15. Scope of the Appraisal. A clear and accurate description of the scope of the appraisal is useful to all individuals (and particularly to the finder of fact) who may rely on the appraisal. The scope of the appraisal refers to (1) the amount and type of information researched and (2) the analyses performed in the appraisal assignment. Professional standards impose a responsibility on the appraiser to determine the appropriate scope of work in order to conclude the value opinion and prepare the appraisal report.
16. Definition of Value and Date of Value Opinion. The definition of value (also called the standard of value) is the type of value that is estimated in an appraisal report. The premise of value is the hypothetical set of circumstances under which the parties described in the definition of value come together to consummate a transaction. In addition to the definition of value, the applicable premise of value should be defined in the property tax appraisal report. The date of the value opinion (also called the effective date of the appraisal) is the "as of" date to which the value opinion applies.
17. Identification and Description of the Personal Property. This section provides a detailed description of the subject tangible personal property. The personal property may be described by (1) asset type or category, (2) financial accounting account code or category, (3) production process (or location within the total manufacturing process) or (4) physical location within the subject facility. In this section, the appraiser both (1) identifies the specific subject property and (2) describes the condition of the specific subject property. Typically, this report section will refer to (and be supplemented by) detailed asset listings and/or inventories.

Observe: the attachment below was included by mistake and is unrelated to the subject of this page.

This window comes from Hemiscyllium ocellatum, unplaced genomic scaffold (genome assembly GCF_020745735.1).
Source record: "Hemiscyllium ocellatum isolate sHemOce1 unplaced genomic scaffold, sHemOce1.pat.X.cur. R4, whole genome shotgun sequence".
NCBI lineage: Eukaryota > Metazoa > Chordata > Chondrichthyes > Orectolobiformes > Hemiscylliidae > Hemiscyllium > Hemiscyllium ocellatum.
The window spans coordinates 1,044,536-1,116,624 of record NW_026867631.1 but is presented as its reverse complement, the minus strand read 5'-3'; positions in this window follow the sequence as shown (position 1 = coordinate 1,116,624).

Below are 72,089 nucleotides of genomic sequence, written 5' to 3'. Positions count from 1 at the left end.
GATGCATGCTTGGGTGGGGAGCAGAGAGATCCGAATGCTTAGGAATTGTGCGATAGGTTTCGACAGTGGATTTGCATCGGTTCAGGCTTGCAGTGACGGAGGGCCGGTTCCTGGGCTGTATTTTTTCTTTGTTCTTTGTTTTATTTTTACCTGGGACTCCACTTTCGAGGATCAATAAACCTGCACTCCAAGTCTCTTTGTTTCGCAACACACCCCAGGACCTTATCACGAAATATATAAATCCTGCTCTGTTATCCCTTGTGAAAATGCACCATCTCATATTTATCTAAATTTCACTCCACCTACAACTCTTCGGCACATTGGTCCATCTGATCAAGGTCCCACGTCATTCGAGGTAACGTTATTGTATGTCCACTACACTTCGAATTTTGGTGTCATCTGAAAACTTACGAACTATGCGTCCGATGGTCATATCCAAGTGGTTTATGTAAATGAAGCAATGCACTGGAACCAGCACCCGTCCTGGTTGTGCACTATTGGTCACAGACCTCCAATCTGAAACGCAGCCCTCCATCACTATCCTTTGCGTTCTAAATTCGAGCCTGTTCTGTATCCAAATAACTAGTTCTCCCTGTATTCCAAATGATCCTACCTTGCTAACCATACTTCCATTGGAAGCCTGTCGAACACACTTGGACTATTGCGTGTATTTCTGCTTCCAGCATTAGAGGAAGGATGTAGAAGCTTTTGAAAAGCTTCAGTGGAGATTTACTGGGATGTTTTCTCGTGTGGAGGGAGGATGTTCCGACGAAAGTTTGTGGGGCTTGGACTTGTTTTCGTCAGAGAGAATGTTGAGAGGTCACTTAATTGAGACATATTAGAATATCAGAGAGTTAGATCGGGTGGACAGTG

18. Ownership and History. The appraisal report should discuss both (1) the current ownership of the subject personal property and (2) the history of recent sales of the subject personal property. Unlike in a real estate appraisal, this discussion is not a USPAP requirement. However, a discussion of the current ownership both documents the personal property appraiser's due diligence investigation and further describes the subject property for the finder of fact.
19. Highest and Best-use Analysis. The analysis of highest and best use is a USPAP requirement for personal property appraisals. The conclusion of highest and best use often influences the appraiser's selection of the appropriate premise of value for the subject appraisal. In a highest-and-best-use analysis, the appraiser determines the use that fulfills the following four tests. The selected personal property highest and best use should be:
- physically possible
- legally permitted
- economically feasible
- maximally productive.
Each of these four areas of analysis is affected by the others. The amount of income that a particular use could generate is meaningless if legal approval for the use cannot be obtained. Likewise, not every legally permitted use will warrant the expenditure of funds required to bring it about. The appropriate combination of all four factors results in the single use that can be identified as the subject personal property highest and best use.